Lendlease set to be Haringey developer as council leaders reassure Labour members

Property giant Lendlease is set to be selected as Haringey Council’s preferred bidder to form a £2bn “housing development vehicle” joint venture company and execute plans to transform the borough on what Haringey has called “an unprecedented scale”.

A report for the Labour-run council’s cabinet to be considered next Tuesday (14 February) recommends Lendlease be chosen to enter the proposed 50/50 partnership which, if established as expected in the summer, would take ownership of and redevelop dozens of council-owned sites including housing estates over the next 15 to 20 years, beginning in Tottenham and Wood Green.

The project has prompted expressions of concern among Haringey’s 49 Labour councillors and local party members, as well as some negative media coverage and the attention of protest groups. Anxieties have centred on the scale of the proposed enterprise, the financial risk involved and worries that democratic control over the process might be lost.

However, a recent meeting of the council’s majority Labour group voted by 29 to 18 in favour of an amended motion resolving that protections for Haringey residents and democratic processes be incorporated in all decisions about the housing development vehicle (HDV).

Alan Strickland, Haringey’s cabinet member for housing, regeneration and planning, has written to local party members telling them that councillors have agreed “an important set of principles for the new company” which he says “make clear our intention of enshrining Labour values at the heart of the proposals” and ensure that “the purpose of the company is to improve the lives of our residents”. He adds that London Mayor Sadiq Khan “supports the proposals”. Khan’s draft good practice guide for estate redevelopment is currently out for public consultation.

Strickland and council leader Claire Kober have defended the housing development vehicle (HDV) against critics through social and other media, with Kober telling the Guardian that Haringey’s plans are “not privatisation” but a “bold step” towards improving life for residents in a deprived area when “doing nothing” in the context of government cuts would carry far greater risks. She had already said that council tenants will be rehoused on equivalent contracts and rents. Strickland’s letter to Labour members lists the following principles set out in the motion carried by the Labour group:

That decisions on the HDV should incorporate the following important protections for Haringey residents:

  • That a clear commitment be made to council tenants to be re-housed on rent matching that of an equivalent council property and on the same terms, either on the estate or elsewhere in the borough, according to their choice.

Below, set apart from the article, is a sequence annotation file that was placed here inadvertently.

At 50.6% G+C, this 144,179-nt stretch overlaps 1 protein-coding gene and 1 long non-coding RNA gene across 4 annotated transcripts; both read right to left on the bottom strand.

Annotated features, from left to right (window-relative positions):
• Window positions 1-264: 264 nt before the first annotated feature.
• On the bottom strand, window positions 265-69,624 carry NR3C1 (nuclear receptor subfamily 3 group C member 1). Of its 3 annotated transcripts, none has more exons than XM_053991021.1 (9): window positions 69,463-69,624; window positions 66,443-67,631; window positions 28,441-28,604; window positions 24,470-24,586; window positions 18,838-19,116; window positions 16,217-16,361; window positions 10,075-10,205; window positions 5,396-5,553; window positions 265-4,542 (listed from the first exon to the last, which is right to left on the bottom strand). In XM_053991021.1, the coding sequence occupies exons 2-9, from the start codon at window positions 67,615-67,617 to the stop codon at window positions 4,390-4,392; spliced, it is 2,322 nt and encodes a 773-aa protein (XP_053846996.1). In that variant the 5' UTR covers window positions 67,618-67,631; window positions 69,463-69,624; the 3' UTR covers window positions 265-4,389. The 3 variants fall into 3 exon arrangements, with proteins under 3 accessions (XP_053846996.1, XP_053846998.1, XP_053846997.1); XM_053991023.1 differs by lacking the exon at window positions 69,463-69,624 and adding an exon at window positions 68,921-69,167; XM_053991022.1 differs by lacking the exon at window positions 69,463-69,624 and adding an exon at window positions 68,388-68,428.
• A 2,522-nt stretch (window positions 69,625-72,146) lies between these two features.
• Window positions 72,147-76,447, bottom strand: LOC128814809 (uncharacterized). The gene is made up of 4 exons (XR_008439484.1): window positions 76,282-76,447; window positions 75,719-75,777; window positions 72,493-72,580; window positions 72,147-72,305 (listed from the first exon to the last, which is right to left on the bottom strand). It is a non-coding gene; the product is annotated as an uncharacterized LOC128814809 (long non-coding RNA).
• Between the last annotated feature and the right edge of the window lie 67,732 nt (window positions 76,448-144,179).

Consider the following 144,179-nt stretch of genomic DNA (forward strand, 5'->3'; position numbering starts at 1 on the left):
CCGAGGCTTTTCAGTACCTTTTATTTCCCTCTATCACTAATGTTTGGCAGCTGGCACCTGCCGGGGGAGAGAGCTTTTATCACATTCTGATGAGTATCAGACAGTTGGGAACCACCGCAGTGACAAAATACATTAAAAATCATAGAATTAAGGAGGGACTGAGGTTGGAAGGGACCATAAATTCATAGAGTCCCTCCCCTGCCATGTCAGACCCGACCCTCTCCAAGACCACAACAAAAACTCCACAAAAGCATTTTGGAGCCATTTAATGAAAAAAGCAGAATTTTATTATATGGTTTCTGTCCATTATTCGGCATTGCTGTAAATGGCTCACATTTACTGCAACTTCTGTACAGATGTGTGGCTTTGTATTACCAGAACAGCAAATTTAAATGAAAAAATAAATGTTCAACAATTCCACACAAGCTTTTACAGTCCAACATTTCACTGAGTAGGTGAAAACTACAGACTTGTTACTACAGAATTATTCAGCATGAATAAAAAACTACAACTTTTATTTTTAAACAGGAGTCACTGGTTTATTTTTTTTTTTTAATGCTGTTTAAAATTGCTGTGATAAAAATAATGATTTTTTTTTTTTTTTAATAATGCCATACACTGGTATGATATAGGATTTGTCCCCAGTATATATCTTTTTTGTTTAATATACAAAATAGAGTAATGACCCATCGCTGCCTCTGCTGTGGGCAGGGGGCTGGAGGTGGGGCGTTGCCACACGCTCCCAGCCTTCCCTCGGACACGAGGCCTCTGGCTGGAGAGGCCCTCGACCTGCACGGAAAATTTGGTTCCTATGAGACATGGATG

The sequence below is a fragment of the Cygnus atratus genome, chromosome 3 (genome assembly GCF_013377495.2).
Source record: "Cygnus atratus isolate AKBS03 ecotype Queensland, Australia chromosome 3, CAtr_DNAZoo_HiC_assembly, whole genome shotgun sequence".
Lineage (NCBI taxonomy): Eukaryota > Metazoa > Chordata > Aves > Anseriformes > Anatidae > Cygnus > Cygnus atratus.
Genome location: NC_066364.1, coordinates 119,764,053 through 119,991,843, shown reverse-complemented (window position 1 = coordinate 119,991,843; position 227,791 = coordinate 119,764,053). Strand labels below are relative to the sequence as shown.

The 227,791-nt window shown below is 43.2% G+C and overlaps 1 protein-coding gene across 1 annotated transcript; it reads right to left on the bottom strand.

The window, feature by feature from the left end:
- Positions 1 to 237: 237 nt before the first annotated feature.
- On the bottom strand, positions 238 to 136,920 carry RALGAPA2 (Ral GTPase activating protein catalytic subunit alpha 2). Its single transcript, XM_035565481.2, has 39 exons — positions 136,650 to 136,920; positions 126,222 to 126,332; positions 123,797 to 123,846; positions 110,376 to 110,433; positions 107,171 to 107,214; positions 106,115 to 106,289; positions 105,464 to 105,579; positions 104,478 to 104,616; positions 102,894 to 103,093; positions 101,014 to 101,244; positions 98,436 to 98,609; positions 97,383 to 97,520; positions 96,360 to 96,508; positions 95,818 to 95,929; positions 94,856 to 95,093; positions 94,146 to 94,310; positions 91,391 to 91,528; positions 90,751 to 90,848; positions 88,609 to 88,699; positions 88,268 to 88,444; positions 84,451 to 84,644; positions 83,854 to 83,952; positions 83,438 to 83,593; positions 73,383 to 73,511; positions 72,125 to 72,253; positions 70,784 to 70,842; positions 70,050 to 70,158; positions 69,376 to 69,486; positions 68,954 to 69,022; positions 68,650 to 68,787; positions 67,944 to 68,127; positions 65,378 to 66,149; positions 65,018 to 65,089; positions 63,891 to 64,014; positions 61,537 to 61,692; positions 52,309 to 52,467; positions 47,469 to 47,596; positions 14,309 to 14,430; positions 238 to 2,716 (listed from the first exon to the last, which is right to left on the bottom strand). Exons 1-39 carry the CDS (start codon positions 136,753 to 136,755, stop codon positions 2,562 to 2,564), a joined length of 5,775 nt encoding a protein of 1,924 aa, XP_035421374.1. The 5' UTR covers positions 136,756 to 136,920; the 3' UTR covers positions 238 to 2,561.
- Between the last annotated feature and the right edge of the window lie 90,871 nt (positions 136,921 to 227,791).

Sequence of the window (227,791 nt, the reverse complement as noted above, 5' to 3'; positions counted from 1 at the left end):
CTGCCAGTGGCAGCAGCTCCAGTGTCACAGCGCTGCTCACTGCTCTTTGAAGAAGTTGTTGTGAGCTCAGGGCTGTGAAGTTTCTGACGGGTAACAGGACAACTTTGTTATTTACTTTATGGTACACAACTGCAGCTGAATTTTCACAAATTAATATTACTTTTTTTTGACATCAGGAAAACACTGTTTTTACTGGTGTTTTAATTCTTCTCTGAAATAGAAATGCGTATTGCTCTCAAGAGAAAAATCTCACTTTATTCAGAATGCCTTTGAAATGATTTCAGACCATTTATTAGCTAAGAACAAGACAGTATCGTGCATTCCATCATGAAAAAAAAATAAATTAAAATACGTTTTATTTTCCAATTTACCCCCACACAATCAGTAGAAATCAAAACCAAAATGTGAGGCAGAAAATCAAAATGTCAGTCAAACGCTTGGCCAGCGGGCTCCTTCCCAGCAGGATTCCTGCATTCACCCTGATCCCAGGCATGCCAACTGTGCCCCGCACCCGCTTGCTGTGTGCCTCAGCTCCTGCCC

• That to protect these homes for future generations of Haringey residents, we will not offer a ‘Right to Buy’ on replacement tenanted homes built by the development vehicle.
  • That Haringey board members will work to secure HDV tenancy and evictions policies which protect vulnerable tenants.
  • That overcrowded tenants will be offered a replacement property of a size that meets their needs.
  • That a Residents’ Charter, setting out the expectations of Northumberland Park residents and written by residents themselves, be adopted by Cabinet to give a clear public commitment to meeting the ambitions of tenants and resident leaseholders.
  • That the development vehicle will be bound by Haringey’s planning policy requiring at least 40% affordable housing and that the Council will seek to use profits from the vehicle to boost affordable housing numbers wherever possible;
  • That we recognise the particular challenges facing resident leaseholders, and ensure a support package be developed so that they do not lose out
  • That resident consultation be guaranteed, with a commitment that sites can only be transferred to the HDV once full resident consultation has taken place 

That decisions on the HDV should incorporate the following important protections to ensure ongoing democratic control of major decisions:

  • That no scheme or transfer of land can take place without Cabinet approving a business plan setting out expectations for: the number and type of homes, jobs and employment space required, need for new open space and community facilities, the timetable for development and an assessment of the key risks; and that notice of these decisions be available for Group discussion through the usual publicity in advance on the Forward Plan;
  • That the HDV will report regularly to Cabinet on its work and progress towards agreed plans, based on clear and robust key performance indicators;
  • That the agreement with the preferred partner should include commitments that the HDV’s corporate business plan be presented to Overview and Scrutiny Committee on an annual basis and that senior HDV staff will be available to answer questions at Overview and Scrutiny as required;
  • That following discussion with ward councillors, a consultative structure will be agreed to make sure that councillors are kept fully informed about proposals in their ward, consulted at an early stage and able to inform the decision-making process;
  • That the five month negotiation period from February to July 2017 be used to seek commitments from the preferred bidder on these issues, to discuss proposed governance structures with councillors and undertake a more detailed risk assessment;  and that an update on these matters brought to Group in advance of July Cabinet.

Details of next Tuesday’s cabinet meeting are here.

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